Is Your IT Holding Your Business Back?

Despite the ubiquitous presence of technology in our lives, few businesses take full advantage of the possibilities that it offers them in terms of increasing business efficiency. Very small businesses have a tendency to rely more than they should on manual processes, on the grounds that they are too busy to switch to automated systems or do not have the funds to invest in them. I tend to steer people away from this approach, because automating the core processes for most businesses is not as difficult, time-consuming or expensive as it first appears.

Furthermore, the benefits are substantial, because once these systems are in place, you won’t have to worry about them again, which means you and your people can concentrate on more important things.

Larger businesses have different problems. Quite often, they are quick to invest in technology but slow to put the other essential procedures in place. This means that they often ‘throw money at the problem’ rather than assess the business benefits and the value of any business efficiency gains created by the introduction of new technology.

There are four key questions that any business should ask. First, what is your strategy for technology? You should consider what processes could be aided by technology and what business efficiency and financial benefits this would provide.

Second, what equipment, systems and software would you need to provide to your people in order to introduce technology in line with your strategy? This would include assessing how and where your people work.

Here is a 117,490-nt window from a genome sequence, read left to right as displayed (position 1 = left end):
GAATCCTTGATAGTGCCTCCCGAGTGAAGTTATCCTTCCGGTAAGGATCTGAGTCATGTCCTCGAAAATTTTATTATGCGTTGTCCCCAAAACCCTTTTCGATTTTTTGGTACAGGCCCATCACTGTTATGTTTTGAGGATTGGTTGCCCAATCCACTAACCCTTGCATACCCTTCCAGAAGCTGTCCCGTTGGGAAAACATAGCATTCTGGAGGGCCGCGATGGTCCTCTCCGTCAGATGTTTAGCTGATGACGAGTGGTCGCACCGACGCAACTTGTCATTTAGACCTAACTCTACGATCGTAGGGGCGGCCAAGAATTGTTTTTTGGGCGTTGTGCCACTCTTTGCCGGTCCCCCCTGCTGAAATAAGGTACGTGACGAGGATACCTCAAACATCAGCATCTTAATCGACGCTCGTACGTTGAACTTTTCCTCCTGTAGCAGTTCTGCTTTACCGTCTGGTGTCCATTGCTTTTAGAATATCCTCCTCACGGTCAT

Third, what infrastructure would you need to make your strategy work? Too many businesses take a piecemeal approach and fail to capitalise on the full range of features that most technologies provide. They are, for example, more likely to carry out a like-for-like replacement of a system rather than use it as an opportunity to re-think the systems.

Finally, what training and support would your people need to use the technology effectively and thereby gain the benefits of the investment? Another common mistake made by a large number of businesses is to invest in the technology but not show people how to use it effectively. This can lead to significant reductions in business efficiency as well as frustration on the part of the people involved.

As you explore the possibilities of business technology, don’t allow yourself to be tied down to one particular solution. Ultimately, the deciding factor for any business technology decision should be whether or not it will improve your business efficiency and customer experience.